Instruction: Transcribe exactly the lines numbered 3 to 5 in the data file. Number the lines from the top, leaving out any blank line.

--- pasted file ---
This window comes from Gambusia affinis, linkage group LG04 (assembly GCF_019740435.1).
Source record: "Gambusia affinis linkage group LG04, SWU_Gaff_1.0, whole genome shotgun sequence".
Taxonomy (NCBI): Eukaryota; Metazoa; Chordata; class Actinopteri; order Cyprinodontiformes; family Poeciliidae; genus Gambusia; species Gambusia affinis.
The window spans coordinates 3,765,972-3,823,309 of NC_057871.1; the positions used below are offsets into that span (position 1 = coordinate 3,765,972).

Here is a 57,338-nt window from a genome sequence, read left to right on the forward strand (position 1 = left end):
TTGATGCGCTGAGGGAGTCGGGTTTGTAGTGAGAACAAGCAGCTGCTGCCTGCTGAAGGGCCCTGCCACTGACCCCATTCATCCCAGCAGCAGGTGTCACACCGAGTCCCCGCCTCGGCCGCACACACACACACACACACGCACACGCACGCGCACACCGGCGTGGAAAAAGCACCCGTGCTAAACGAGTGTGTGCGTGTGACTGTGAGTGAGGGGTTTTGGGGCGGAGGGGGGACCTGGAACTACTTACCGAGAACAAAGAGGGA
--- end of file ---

Taxonomy (NCBI): Eukaryota; Metazoa; Chordata; class Actinopteri; order Cyprinodontiformes; family Poeciliidae; genus Gambusia; species Gambusia affinis.
The window spans coordinates 3,765,972-3,823,309 of NC_057871.1; the positions used below are offsets into that span (position 1 = coordinate 3,765,972).

Here is a 57,338-nt window from a genome sequence, read left to right on the forward strand (position 1 = left end):